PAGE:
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Sorrow and Sun Catchers

Kathryn and I met when I was 21 and she was 92.


For several years in my early twenties, I volunteered in the activity department of a nursing home. My task was to provide bed-bound patients with thirty minutes of interaction per day. Having outlived her parents, siblings, husband, and daughters, I was Kathryn’s only visitor.


Parkinson’s Disease had caused permanent contortion of her limbs, stripping her of all autonomy. Severely hard of hearing, her only stimulation was observing whoever and whatever happened to come to her room. 


The first day we met, I wrote, What can I do for you?


Voice unsteady, she answered, “I want a sun catcher.” 


The next day, I arrived with a glass rainbow. That lonely sun catcher appeared out of place in the bland room, almost mocking the gravity of the situation. How underwhelming, I thought. At 21, I hadn’t lived enough to value small delights in the midst of despair.


It is guaranteed that every life will contain both grief and joy. Sometimes, one is so loud that we forget the other exists. Other times, they lie adjacent to one another, perhaps even overlapping. It can be the case that some things bring us comfort at the same time that many things bring us pain.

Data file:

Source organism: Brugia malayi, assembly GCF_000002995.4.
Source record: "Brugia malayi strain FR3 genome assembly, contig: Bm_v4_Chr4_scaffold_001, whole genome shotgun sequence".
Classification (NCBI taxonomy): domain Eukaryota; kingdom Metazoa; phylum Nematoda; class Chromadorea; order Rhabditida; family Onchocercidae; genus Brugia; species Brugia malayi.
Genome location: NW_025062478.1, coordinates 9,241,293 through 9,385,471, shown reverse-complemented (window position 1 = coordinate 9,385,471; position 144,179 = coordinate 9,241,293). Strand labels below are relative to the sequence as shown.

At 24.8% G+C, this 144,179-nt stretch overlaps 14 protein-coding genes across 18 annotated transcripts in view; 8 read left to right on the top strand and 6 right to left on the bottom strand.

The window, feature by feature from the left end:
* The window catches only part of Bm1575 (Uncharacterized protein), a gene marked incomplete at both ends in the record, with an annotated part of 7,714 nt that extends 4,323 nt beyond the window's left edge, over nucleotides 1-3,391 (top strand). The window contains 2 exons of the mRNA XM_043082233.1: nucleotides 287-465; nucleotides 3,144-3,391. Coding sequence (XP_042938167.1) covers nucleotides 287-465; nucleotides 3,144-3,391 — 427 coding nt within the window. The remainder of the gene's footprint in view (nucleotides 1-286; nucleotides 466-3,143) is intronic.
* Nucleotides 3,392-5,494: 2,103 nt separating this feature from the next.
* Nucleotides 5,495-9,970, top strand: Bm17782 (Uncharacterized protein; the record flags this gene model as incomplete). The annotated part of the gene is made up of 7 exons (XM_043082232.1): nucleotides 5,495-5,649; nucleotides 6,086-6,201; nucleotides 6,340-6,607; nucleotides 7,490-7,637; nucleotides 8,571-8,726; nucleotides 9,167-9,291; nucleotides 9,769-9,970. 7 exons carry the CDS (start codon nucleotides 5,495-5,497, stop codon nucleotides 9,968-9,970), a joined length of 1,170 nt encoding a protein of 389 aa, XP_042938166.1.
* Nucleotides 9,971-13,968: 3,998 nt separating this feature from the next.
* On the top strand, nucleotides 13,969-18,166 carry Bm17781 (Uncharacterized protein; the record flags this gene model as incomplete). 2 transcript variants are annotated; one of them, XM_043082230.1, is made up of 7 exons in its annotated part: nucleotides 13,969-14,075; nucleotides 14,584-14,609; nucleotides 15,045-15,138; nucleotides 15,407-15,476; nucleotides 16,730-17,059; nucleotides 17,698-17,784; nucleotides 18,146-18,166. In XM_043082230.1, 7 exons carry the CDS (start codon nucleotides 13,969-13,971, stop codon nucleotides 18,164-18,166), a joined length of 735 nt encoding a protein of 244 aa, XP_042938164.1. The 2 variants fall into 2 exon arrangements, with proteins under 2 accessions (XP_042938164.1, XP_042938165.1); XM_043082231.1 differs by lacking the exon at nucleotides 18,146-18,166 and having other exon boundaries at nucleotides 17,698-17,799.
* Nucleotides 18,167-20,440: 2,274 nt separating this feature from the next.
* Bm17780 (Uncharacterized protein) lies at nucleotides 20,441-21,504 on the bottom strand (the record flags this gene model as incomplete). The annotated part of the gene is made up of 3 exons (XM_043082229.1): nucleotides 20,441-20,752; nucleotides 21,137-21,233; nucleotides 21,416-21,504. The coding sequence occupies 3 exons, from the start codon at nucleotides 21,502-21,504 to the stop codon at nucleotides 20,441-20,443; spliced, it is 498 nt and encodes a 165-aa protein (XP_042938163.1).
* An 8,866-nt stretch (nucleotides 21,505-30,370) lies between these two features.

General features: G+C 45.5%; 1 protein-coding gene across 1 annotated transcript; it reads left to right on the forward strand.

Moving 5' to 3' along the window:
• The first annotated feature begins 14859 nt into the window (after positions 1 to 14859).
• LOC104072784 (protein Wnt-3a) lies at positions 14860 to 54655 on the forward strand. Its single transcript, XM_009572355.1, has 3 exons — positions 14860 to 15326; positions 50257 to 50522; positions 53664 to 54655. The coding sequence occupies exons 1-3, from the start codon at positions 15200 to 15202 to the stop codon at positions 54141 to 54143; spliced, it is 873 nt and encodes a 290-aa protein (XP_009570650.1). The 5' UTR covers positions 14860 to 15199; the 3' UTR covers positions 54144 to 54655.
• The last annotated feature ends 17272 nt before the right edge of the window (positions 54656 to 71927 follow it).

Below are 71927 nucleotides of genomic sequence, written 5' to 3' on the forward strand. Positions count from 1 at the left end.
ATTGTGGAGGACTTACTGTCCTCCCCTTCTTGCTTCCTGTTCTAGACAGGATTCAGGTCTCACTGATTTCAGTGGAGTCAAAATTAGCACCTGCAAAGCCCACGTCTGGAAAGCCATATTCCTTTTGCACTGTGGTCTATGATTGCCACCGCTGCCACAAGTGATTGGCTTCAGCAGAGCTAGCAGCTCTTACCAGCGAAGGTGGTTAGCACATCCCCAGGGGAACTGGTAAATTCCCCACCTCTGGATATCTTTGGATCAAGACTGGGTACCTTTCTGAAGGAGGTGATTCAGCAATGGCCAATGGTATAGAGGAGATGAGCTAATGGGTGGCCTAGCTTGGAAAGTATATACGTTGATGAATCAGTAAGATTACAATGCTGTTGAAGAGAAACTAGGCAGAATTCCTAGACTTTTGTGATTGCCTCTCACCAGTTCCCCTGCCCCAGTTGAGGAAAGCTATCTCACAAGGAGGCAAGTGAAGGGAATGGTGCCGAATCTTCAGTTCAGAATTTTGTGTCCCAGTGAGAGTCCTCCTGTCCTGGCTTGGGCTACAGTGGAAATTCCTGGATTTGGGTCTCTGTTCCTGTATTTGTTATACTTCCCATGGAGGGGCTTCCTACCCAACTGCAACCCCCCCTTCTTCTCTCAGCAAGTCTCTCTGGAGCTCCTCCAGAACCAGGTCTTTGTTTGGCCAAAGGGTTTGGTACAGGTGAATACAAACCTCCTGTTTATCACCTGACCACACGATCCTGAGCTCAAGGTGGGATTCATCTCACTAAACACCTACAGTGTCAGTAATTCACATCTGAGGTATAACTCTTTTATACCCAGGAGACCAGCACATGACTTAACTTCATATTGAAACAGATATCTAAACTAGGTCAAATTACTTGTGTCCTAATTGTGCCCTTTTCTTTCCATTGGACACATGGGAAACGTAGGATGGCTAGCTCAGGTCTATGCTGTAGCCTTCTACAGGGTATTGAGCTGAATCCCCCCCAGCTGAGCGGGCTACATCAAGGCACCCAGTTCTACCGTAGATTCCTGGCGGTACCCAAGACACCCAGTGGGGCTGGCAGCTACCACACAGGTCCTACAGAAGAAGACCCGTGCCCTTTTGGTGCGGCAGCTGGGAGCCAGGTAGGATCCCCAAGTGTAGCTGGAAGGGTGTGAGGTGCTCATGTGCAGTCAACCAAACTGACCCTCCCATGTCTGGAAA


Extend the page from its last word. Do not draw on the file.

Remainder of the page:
Often, in the middle of hopelessness, moments of beauty reveal themselves if we dare expand our field of vision. In other situations, we need to actively seek those glimpses of elusive light.  And then, there are seasons so bleak, we must take the initiative to purposefully insert them.


Will a sunrise negate severe illness? Does the sound of laughter erase loss? Of course not. However, if we stay open to noticing and creating beauty, we will likely find there is space for it even in deep sorrow.


Kathryn’s first sun catcher turned into many until her window was full. Most afternoons, flowers, mushrooms, hearts, diamonds, and ladybugs sprinkled her room with colorful flecks of sunshine.  Eventually, we expanded to glow-in-the dark stars and Christmas lights. The beauty was undeniable, even for brief moments, outshining the gloom.


When it became clear that Kathryn was in her final days, she had one last request. “I want a disco ball at my funeral.”


And so it was – a kaleidoscope of colors showering the casket. Yes, even in the thick of darkness, it is possible to make room for light.


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so beautiful. Just perfect.

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